I had the support structure that helped me get out of it. You can't do it alone. I will tell everybody right now, you cannot do it alone. You will not get off of something like that, it doesn't even matter if it's a minor addiction. You cannot do it alone. You have to have support. You have to make sure that you're willing to stop first, you have to make that decision. Then you have to find the right people to surround yourself with to help you stay off of whatever it is. It's hard, I'm not going to lie, it's hard. It is a struggle. You will go through so much emotionally, mentally, spiritually. You will feel so many different things from that experience, and I hope you never have to go through it. But if you do, it will change your life.

There's lots of opioid addiction, that's a big one. Don't be afraid to ask for help. People need to stop stigmatizing people that ask for help, too. It's tough, it really is a tough, difficult thing. You have to be willing to reach out to others, but people cannot stigmatize them for reaching out. You have to find a support group. I mean, it's an anonymous thing. Anonymity is a big thing in the recovery community. You find an anonymous group, you go reach out for their support. Just go to a couple... Go to a meeting, go to one meeting to start. Trust me, you're going to be back to about 50 or 60 more after that.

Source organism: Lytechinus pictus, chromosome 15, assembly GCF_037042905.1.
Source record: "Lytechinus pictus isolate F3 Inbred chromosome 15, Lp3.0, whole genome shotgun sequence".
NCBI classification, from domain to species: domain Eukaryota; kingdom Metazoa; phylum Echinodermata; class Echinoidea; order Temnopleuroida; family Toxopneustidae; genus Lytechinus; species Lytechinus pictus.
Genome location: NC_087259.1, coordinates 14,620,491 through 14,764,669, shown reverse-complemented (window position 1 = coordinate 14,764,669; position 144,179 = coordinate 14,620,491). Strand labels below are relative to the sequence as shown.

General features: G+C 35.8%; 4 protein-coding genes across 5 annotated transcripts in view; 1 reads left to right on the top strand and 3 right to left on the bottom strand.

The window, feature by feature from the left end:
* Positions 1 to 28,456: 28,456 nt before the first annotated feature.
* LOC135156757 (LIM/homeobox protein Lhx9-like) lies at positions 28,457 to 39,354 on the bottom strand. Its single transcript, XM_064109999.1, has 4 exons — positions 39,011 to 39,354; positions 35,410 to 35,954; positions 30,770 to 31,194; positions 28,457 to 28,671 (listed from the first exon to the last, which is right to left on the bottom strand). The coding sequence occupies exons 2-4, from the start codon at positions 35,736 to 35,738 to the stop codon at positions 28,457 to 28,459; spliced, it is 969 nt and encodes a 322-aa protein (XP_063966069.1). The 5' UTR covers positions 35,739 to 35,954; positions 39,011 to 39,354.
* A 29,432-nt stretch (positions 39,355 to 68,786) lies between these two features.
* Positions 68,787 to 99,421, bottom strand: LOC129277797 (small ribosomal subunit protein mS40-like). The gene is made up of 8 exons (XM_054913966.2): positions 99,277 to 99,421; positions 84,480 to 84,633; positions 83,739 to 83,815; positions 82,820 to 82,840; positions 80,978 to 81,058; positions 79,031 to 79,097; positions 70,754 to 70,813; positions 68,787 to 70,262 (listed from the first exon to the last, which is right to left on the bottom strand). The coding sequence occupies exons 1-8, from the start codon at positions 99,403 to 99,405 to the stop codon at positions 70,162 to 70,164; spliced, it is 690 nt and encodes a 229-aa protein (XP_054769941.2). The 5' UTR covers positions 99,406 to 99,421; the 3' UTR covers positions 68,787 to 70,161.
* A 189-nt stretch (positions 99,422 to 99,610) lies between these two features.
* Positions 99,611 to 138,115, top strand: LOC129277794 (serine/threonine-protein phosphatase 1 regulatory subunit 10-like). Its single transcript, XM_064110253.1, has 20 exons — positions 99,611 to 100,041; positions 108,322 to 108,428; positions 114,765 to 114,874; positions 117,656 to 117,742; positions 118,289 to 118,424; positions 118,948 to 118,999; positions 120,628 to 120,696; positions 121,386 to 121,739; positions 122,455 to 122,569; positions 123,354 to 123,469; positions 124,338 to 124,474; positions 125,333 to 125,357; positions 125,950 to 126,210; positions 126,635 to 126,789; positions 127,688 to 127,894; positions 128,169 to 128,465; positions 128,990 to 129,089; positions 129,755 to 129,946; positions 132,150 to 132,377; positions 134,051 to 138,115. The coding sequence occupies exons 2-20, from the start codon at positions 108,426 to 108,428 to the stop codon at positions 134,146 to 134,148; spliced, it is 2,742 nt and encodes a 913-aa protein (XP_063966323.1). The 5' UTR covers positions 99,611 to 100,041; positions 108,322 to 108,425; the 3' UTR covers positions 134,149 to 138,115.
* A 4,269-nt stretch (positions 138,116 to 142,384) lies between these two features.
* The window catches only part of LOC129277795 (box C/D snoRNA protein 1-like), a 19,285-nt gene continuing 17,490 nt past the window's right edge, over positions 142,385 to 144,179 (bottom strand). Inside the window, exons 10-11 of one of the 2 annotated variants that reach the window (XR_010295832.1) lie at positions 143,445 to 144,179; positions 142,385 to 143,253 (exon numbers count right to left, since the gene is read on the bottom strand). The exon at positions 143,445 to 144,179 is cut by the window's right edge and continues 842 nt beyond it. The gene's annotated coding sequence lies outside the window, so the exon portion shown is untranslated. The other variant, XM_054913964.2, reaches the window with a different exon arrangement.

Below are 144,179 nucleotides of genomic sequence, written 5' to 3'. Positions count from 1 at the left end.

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How do you think the acceptance of yourself back to 2007 impacted the lives of other people around you?

It impacted my ability to learn what love meant, and it impacted my partner's ability... Well, it impacted my partner in a pretty profound way because I fell in love with him. He was the first person to show me what that really was. If I wasn't able to be myself, identify as myself, I wouldn't have even known what that was. He obtained the biggest impact from it because he loved me back, and still does to this day, and we still live together since 2007. Ain't that some shit. He has seen me at my lowest points, and he is with me at my highest points right now, so that is... How did it impact him? Pretty significantly, because he's still with me.

how do you feel about the current societal conversation around gender and sexuality?

It's very misguided. It's very misguided. We should not be having a conversation about how we should restrict it. We should be having conversations about how we open it up more and have a broader discussion about it, to understand each other from an emotional, spiritual, and education standpoint. Maybe we should start with the education, the other parts can come later. Just to understand what that actually means. It is so much more complex than that. The conversation needs to be focused on, especially now, it needs to be focused on teaching people what it actually means. Giving that foundation of education, which the current generation up and coming, I believe, is starting to get that. They really are starting to grasp onto sexuality is just part of who you are. I mean, how many gender identities do we have now, 79? Which is great. We should all just understand that sexuality is complicated. We should stop defining it, and we should just be who we are without all these requirements for being put into a category. Because you know what we're doing? We're just feeding fuel to a fire that is going to continue to judge us for being so complicated.

How do you see that conversation changing just in the next couple of years in phoenix?